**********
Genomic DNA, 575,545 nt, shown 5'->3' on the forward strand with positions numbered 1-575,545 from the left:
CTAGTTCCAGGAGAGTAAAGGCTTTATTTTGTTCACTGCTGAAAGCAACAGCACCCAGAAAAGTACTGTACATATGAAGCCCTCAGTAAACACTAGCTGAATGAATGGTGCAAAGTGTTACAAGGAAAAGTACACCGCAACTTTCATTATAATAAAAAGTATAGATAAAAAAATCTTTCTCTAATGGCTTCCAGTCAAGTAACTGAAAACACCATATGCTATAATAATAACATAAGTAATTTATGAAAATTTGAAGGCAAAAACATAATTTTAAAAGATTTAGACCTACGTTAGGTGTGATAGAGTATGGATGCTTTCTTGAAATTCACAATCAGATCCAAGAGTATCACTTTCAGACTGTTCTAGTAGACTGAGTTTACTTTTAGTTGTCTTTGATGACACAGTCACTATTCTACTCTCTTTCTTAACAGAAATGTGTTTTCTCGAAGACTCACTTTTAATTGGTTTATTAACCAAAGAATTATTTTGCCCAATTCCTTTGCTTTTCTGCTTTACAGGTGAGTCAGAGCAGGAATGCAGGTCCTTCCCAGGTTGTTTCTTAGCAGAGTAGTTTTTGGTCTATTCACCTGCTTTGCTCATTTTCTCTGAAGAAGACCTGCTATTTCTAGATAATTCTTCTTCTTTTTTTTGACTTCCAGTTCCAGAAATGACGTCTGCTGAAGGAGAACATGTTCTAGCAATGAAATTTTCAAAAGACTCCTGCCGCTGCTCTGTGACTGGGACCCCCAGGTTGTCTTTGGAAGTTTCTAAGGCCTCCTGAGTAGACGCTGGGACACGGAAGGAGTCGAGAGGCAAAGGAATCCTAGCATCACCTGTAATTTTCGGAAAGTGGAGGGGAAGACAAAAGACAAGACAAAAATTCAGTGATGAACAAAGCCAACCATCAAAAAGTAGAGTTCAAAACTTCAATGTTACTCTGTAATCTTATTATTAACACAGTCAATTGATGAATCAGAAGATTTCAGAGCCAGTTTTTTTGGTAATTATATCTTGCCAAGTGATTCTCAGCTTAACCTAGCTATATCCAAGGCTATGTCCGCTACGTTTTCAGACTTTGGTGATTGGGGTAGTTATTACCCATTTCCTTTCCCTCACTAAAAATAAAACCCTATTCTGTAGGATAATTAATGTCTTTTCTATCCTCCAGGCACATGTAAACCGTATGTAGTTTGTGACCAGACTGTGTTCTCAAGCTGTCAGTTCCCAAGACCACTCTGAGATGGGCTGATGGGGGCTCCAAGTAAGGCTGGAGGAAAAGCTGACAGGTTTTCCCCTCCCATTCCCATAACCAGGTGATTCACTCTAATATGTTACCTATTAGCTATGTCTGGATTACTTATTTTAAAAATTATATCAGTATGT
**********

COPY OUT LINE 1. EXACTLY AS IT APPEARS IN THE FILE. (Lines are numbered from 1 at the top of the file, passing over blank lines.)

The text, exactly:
Genomic DNA, 575,545 nt, shown 5'->3' on the forward strand with positions numbered 1-575,545 from the left: